The second is what about all the biomarkers with potential interest in the clinic, such as, for example, PALB2, again, a very heterogenous situation, highlighting that aspect. And finally, I would like to highlight not only the testing challenges, not only the biomarker access and assessments, but also, as I said at the very beginning, the drug approvals. It’s very important to highlight that in addition to the antibody-drug conjugate, many other agents – the PARP inhibitors, also the immunotherapeutic approaches – and the new data we have seen, for example with trastuzumab deruxtecan, in a small number of patients with triple-negative breast cancer and HER2-low expression. This will be something to be considered if we would like to homogenize a little bit the treatment opportunity for the patients outside of the United States. I am not talking only about Europe. I’m talking, unfortunately, for many other countries as well.
Well, this certainly has been a fascinating conversation. To summarize a great deal of data and discussion, I think we all are excited about the promise that ADCs have shown to date, as well as the drugs that are on the horizon that we may have access to. I think one of the interesting things that we have to acknowledge is that when we think about immunotherapy, we have to do testing to determine whether or not a patient is PD-L1 positive in order to decide whether that given patient is eligible for therapy. In contrast with the ADCs to date, we don't need to know the level of target that's present because in the example of Trop-2, we know that sacituzumab govitecan works whether you have high expression or low expression, so that doesn't seem to be the case. So as we go forward, we'll have to see if that holds true for all the other ADCs in development.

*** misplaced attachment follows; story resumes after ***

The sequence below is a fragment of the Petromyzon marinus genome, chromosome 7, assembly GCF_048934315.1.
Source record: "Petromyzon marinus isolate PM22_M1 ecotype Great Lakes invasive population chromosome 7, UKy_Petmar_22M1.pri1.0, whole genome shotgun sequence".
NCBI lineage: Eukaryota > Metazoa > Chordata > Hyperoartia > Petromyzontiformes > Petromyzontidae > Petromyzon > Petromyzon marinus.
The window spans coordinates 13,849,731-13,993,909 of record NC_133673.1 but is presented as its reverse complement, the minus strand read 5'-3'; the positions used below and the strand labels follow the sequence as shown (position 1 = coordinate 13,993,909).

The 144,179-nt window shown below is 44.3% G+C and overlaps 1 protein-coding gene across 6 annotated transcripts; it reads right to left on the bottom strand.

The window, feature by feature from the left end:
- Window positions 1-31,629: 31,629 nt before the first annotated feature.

As noted by Hope and Javier, there are predictable side effects that occur with these agents. We know how to manage these by our experience with other chemotherapy drugs that we often use. Things such as neutropenia or diarrhea, stomatitis, et cetera, are all manageable with current strategies that we use for other things. Obviously, fatigue is something that is very important to patients, and we have to acknowledge that as potential side effects for all of these drugs.
So as we go forward, we hold the hope that we'll have other drugs that are available not only in the US, but around the world.
Unfortunately, that's all the time we have today. So I want to thank our audience for listening in and thanking both Dr. Hope Rugo and Dr. Javier Cortés for joining me and for sharing all of their valuable insights. It was great speaking with you today.
Bill, this has been a great discussion. Thanks so much for including me.
Thank you very much again for having me today. It was a terrific – a great, great, great, amazing discussion. Thanks. Thanks, folks.